Wednesday, July 28, 2021

Neiba Kronu stresses on low volume high value crops

Minister Neiba Kronu checking the Cardamom Fibre craft.

Kohima, March 19: Nagaland Minister for Planning and Coordination, Neiba Kronu today stressed on the need for the Naga people to involve in production of low volume but high value crops, including coffee, honey, black pepper and cardamom.

He made the emphasis while speaking as the special guest of the valedictory function of a nine day long Skill Development Training on Cardamom Fibre Craft conducted by North Eastern Development Finance Corporation Ltd (NEDFi) as as part of its Corporate Social Responsibility (CSR) in association with Spices Board of India and Phek Organic Large Cardamom Producer Company Limited (POLCPC Ltd) in collaboration with Chakhesang Women Welfare Society (CWWS) at Pfutsero under Phek district today.
Altogether 25 women trainees from cardamom growing villages of Phek district were trained by expert trainers on making yoga mat, diary, laptop bag, file cover, purse, side bags, marketing bags, tea coasters, table mat, pen stand, storage box etc during the nine days long training which started on March 11.
The minister was appreciative of the NEDFi and Spices Board for coming forward to help the cardamom farmers and hoped that it would boost cardamom activity in Phek district.
Liking the new thing happening in cardamom sector in the state, Kronu appealed to NEDFi and Spices Board not to be hesitant to invest in agro based industry in the state, assuring that it will not be a failure.
He also requested the Spices Board of India to promote black pepper since varieties of black pepper is grown in the state.
Kronu also requested NEDFi to focus on developing Banana fibre as well.
Further, the minister urged the farmers not to be disheartened with the prices as market rate will fluctuate. “If the production/supply is consistent, then it will not fail the farmers,” he added.
Referring to Cardamom Fibre Craft, Deputy General Manager of NEDFi, Guwahati Ashim Kumar Das said “This is a new product. We have to cater to the market.”
Stressing on the need to improve the technology and take cardamom fibre product forward, Das assured that NEDFi would definitely work together with the cardamom growers of the state.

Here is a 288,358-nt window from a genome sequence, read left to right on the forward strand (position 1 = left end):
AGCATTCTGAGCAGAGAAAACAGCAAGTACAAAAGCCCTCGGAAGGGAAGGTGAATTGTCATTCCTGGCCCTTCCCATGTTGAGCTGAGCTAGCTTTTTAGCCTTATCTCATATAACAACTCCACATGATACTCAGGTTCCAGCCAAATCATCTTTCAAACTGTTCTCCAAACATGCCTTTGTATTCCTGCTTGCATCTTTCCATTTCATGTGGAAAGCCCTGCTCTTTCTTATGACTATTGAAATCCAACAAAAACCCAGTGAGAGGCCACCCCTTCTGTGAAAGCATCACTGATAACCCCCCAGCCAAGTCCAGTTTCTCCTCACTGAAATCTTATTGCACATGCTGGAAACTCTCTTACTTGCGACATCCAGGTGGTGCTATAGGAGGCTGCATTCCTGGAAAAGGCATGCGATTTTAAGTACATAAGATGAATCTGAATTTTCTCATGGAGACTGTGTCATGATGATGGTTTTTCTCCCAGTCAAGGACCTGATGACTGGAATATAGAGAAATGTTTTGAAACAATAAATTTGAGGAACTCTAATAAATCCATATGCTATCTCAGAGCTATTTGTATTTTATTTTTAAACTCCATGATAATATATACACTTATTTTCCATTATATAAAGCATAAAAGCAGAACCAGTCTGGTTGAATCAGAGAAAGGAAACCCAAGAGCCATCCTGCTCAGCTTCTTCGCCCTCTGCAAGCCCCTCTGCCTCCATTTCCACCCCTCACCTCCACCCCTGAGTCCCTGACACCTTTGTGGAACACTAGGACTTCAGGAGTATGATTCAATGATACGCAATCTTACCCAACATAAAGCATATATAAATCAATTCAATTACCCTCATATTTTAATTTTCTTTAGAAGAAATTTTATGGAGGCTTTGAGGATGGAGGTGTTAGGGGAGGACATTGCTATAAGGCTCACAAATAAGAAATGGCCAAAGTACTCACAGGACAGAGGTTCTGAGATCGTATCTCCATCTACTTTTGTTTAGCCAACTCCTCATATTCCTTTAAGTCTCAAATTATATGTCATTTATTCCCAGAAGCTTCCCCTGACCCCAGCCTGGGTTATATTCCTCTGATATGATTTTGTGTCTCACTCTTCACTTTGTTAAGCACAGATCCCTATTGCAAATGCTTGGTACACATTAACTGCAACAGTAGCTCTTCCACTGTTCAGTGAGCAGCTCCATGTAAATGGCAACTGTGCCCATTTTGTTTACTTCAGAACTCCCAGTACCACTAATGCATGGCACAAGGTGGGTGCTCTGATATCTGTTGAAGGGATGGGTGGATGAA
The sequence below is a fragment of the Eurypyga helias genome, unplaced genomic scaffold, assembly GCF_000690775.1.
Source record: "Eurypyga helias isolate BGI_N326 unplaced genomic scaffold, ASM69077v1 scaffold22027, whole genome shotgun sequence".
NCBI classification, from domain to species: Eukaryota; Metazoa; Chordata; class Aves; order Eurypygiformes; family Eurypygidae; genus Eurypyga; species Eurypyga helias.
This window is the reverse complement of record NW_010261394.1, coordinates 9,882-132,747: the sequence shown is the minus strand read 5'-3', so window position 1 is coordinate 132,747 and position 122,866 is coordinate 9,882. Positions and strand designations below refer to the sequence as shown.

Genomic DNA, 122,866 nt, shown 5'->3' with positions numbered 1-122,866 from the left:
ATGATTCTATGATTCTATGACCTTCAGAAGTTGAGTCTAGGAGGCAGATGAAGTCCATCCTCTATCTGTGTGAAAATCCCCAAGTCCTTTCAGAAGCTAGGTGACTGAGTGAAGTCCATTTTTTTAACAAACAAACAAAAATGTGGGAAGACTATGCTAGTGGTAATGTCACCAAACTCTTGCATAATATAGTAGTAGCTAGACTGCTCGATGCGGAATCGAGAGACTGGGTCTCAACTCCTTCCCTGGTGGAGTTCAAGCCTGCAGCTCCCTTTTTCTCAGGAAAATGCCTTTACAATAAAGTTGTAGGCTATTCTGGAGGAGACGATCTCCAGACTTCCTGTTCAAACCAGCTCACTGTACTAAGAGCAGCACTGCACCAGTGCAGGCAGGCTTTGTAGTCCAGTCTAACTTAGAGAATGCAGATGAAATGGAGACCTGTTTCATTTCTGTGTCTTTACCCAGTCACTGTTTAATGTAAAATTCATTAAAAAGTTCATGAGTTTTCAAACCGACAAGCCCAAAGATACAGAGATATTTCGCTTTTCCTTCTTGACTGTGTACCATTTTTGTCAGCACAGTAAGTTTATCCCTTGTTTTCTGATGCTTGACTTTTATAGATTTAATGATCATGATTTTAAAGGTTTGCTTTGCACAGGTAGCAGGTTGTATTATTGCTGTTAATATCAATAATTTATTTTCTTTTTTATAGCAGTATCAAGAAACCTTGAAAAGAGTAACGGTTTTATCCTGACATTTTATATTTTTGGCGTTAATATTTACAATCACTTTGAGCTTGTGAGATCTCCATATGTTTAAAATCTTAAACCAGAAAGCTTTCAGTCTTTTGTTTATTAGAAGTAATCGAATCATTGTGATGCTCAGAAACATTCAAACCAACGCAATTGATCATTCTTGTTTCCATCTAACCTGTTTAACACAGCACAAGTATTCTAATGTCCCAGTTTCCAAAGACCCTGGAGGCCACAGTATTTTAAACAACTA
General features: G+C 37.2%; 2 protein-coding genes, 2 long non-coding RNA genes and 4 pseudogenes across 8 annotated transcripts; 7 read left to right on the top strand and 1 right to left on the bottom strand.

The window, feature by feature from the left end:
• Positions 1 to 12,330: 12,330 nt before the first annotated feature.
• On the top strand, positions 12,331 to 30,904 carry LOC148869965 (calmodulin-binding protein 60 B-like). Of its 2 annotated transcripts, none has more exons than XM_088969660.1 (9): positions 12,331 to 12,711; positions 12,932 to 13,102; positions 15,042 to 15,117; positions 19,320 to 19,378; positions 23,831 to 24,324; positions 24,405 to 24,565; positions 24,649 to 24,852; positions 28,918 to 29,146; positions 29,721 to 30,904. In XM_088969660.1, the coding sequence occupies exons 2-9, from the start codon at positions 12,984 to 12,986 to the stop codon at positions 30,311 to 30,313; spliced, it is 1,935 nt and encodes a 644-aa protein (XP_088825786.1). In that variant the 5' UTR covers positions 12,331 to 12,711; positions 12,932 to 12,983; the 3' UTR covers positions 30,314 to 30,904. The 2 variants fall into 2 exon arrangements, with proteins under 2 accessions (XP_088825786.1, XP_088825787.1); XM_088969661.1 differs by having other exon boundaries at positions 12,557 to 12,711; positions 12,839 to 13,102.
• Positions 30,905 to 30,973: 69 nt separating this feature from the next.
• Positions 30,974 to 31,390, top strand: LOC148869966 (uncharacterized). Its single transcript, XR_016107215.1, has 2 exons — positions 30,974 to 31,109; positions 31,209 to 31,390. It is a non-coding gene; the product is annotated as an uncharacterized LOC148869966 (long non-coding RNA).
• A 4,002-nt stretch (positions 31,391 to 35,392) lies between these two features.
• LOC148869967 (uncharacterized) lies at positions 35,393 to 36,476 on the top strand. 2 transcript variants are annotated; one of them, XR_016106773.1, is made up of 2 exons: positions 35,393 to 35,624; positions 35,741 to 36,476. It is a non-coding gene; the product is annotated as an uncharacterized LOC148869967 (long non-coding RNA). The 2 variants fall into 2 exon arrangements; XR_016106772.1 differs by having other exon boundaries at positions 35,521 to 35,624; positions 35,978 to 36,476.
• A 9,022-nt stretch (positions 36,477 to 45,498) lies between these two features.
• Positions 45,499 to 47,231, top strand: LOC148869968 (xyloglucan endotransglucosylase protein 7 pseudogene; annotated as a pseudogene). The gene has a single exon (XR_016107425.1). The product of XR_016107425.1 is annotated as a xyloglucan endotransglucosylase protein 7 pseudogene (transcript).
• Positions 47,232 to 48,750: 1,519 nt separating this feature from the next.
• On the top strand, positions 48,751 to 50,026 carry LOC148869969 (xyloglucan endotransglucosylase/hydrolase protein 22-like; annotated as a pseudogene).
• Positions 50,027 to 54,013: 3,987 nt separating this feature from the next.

Deputy Director of Spices Board of India, Guwahati, Dharmendra Das assured that the Board will support and promote marketing of cardamom both to the national and international level.
“We will buy your products,” Das assured the cardamom growers adding that a big challenge ahead is “We have to see the marketing possibilities.”
Senior scientist & head I/C Krishi Vighyan Kendra Porba, Dr. T. Esther Longkumer said that Phek district is suitable for growing of cardamom and encouraged the farmers to take keen interest in it. Nagaland is the third highest producer of large cardamom after Kerala and Sikkim, she said.

As per 2019 record, she informed that cardamom cultivation in Phek district has spread over 277 ha with production of 630 MT so far.
CEO of Phek Organic Large Cardamom Producer Company Limited (POLCP Ltd), Vilhou Wetsah said that presently, POLCP Ltd has 500 share subscribers who are primary producers of cardamom.
During 2018-19, it has marketed 20 MT of cardamom, 50 MT during 2019-20 and it anticipates to market 60 MT during 2020-21. We have organic certificate for large cardamoms, he said.
The function was chaired by Nezelu Nyekha, executive director CWWS.
Cardamom fibre, a new material for craft sector
According to NEDFi, natural fibre offers an opportunity to create sustainable livelihood in rural areas of the north eastern region of India, especially in the craft sector.
NEDFi Craft Incubation Centre (NCIC) at Khetri, Assam has been working on a variety of natural fibres.
As water hyacinth is not available in the hill states of the region, NEDFi Craft Incubation Centre was working on identification of a new raw material, appropriate for these states. Identification of a new raw material in the natural fibre sector generates inquisitiveness among craft lovers and therefore has good market potential too.
This led the team to work on large cardamom which is grown in the hill states, and development of prototypes for bags, basketry and mats.
Large Cardamom is a spice cultivated in sub-Himalayan regions. It is a perennial cash crop, grown in the states of Sikkim, Arunachal Pradesh and Nagaland.
As part of intercultural operation, the matured stems are removed annually to pave way for the new shoots. Similarly, the diseased plants are also removed from the plantation areas.
Since the plants may grow upto a height of 2.8 m, depending on its variety, such discarded stems can be processed for its use in craft activities.
The stiffness of cardamom fibre is more, when compared to softer materials like water hyacinth. However, it has its own advantage for its toughness and rigidity.
For weaving of mats, the stems are died and thereafter sticks of desired size are prepared which are then woven on looms with cotton yarn.
The cotton yarn is used on the warp of the loom while cardamom fibre is woven on the weft.

In terms of thickness and appearance they are comparable with bamboo table mats, however the natural shades of pink make them more attractive.
The technology was initially introduced in a training programme organized at NEDFi Craft Incubation Centre, Khetri where participants from Arunachal Pradesh, Nagaland and Sikkim learned the craft.
Spices Board of India has requested NEDFi to include more villages in the state of Arunachal Pradesh and Nagaland as it will help to generate additional income to the cardamom growers of the states.
(Page News Service)